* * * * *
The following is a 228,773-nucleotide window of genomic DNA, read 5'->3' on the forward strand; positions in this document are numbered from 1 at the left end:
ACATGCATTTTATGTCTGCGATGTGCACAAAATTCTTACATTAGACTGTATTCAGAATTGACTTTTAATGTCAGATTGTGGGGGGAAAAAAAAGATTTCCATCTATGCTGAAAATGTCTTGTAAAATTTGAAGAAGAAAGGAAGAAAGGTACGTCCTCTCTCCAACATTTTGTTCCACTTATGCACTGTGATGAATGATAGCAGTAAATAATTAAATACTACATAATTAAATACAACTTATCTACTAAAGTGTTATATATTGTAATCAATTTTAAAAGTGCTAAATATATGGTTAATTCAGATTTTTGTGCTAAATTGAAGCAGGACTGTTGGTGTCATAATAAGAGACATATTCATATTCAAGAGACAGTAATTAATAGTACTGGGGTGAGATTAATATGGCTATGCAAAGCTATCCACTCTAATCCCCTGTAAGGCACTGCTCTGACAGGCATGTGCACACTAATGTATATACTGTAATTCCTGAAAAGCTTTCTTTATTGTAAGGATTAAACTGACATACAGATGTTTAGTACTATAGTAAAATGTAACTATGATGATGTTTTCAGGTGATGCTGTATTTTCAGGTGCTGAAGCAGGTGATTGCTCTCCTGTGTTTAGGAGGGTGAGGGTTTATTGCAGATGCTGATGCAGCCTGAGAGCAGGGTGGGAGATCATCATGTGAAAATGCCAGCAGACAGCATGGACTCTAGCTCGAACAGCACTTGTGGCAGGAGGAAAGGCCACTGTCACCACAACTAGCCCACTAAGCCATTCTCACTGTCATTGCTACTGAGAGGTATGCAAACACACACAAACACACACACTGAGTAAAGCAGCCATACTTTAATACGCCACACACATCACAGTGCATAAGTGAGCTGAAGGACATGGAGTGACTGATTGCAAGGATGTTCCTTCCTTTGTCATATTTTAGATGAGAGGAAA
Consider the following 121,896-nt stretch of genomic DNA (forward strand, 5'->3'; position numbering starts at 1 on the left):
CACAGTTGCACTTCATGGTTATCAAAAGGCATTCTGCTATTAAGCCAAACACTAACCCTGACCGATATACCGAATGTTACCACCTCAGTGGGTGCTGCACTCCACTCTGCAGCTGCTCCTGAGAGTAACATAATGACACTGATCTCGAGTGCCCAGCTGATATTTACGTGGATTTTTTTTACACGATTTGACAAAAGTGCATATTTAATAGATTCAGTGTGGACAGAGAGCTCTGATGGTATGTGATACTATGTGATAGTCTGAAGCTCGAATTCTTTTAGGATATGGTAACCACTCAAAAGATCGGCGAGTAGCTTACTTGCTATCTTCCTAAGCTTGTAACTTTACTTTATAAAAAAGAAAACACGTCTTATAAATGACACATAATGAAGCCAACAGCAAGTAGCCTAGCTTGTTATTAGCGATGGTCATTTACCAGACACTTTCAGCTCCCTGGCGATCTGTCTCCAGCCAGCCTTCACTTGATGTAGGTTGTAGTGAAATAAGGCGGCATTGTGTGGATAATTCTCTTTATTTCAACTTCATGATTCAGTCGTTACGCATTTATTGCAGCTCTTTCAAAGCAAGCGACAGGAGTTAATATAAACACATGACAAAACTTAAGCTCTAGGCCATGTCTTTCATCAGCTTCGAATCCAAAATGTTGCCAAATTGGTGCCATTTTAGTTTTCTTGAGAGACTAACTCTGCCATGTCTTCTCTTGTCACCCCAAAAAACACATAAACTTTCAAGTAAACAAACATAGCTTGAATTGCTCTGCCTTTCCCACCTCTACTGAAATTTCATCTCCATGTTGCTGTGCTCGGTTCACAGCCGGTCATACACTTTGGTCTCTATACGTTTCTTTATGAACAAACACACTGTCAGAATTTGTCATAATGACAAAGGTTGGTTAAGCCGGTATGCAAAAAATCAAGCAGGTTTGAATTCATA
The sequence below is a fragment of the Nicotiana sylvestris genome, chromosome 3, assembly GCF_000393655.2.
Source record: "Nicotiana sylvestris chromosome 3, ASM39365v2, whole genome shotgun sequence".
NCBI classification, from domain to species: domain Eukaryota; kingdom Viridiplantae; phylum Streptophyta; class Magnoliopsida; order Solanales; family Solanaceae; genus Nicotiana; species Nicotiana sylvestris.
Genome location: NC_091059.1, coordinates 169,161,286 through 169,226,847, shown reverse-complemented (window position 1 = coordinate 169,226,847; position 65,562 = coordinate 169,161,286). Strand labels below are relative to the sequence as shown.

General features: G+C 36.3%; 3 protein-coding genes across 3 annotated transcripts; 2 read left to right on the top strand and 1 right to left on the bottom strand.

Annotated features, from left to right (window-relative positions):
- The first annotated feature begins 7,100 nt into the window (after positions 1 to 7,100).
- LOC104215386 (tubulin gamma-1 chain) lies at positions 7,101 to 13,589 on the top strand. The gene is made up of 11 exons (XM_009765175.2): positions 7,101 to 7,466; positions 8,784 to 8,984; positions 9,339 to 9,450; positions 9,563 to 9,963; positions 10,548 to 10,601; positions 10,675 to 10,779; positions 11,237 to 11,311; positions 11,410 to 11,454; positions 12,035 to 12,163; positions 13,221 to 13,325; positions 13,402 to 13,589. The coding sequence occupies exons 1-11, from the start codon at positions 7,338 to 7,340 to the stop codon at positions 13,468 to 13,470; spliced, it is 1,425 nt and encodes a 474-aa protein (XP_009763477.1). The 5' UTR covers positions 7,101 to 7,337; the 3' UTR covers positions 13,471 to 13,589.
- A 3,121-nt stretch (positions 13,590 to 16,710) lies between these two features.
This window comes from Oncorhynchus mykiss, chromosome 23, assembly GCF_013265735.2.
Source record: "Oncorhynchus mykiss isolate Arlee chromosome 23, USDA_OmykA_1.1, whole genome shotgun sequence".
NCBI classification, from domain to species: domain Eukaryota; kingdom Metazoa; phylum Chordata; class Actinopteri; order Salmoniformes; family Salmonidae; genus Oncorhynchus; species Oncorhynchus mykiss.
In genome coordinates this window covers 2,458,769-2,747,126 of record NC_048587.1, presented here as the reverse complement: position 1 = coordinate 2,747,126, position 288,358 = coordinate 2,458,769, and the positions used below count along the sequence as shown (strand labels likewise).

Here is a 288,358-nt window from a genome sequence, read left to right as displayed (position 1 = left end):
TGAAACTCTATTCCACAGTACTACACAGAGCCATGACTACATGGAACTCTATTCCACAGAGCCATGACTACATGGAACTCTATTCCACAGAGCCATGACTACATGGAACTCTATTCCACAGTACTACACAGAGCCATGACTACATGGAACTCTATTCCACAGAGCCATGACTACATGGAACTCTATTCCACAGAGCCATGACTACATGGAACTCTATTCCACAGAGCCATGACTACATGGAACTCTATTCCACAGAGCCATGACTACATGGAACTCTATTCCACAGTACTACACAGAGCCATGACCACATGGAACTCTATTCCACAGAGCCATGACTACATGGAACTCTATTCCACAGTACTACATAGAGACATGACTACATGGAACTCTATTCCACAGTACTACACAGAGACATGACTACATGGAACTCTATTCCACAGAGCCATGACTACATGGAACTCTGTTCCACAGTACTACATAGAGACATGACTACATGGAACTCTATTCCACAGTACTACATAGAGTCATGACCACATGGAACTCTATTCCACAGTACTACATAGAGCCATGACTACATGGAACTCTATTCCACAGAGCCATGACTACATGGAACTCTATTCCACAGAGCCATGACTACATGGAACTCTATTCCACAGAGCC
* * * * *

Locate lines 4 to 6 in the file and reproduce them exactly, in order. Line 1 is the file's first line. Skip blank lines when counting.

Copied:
CACAGTTGCACTTCATGGTTATCAAAAGGCATTCTGCTATTAAGCCAAACACTAACCCTGACCGATATACCGAATGTTACCACCTCAGTGGGTGCTGCACTCCACTCTGCAGCTGCTCCTGAGAGTAACATAATGACACTGATCTCGAGTGCCCAGCTGATATTTACGTGGATTTTTTTTACACGATTTGACAAAAGTGCATATTTAATAGATTCAGTGTGGACAGAGAGCTCTGATGGTATGTGATACTATGTGATAGTCTGAAGCTCGAATTCTTTTAGGATATGGTAACCACTCAAAAGATCGGCGAGTAGCTTACTTGCTATCTTCCTAAGCTTGTAACTTTACTTTATAAAAAAGAAAACACGTCTTATAAATGACACATAATGAAGCCAACAGCAAGTAGCCTAGCTTGTTATTAGCGATGGTCATTTACCAGACACTTTCAGCTCCCTGGCGATCTGTCTCCAGCCAGCCTTCACTTGATGTAGGTTGTAGTGAAATAAGGCGGCATTGTGTGGATAATTCTCTTTATTTCAACTTCATGATTCAGTCGTTACGCATTTATTGCAGCTCTTTCAAAGCAAGCGACAGGAGTTAATATAAACACATGACAAAACTTAAGCTCTAGGCCATGTCTTTCATCAGCTTCGAATCCAAAATGTTGCCAAATTGGTGCCATTTTAGTTTTCTTGAGAGACTAACTCTGCCATGTCTTCTCTTGTCACCCCAAAAAACACATAAACTTTCAAGTAAACAAACATAGCTTGAATTGCTCTGCCTTTCCCACCTCTACTGAAATTTCATCTCCATGTTGCTGTGCTCGGTTCACAGCCGGTCATACACTTTGGTCTCTATACGTTTCTTTATGAACAAACACACTGTCAGAATTTGTCATAATGACAAAGGTTGGTTAAGCCGGTATGCAAAAAATCAAGCAGGTTTGAATTCATA
The sequence below is a fragment of the Nicotiana sylvestris genome, chromosome 3, assembly GCF_000393655.2.
Source record: "Nicotiana sylvestris chromosome 3, ASM39365v2, whole genome shotgun sequence".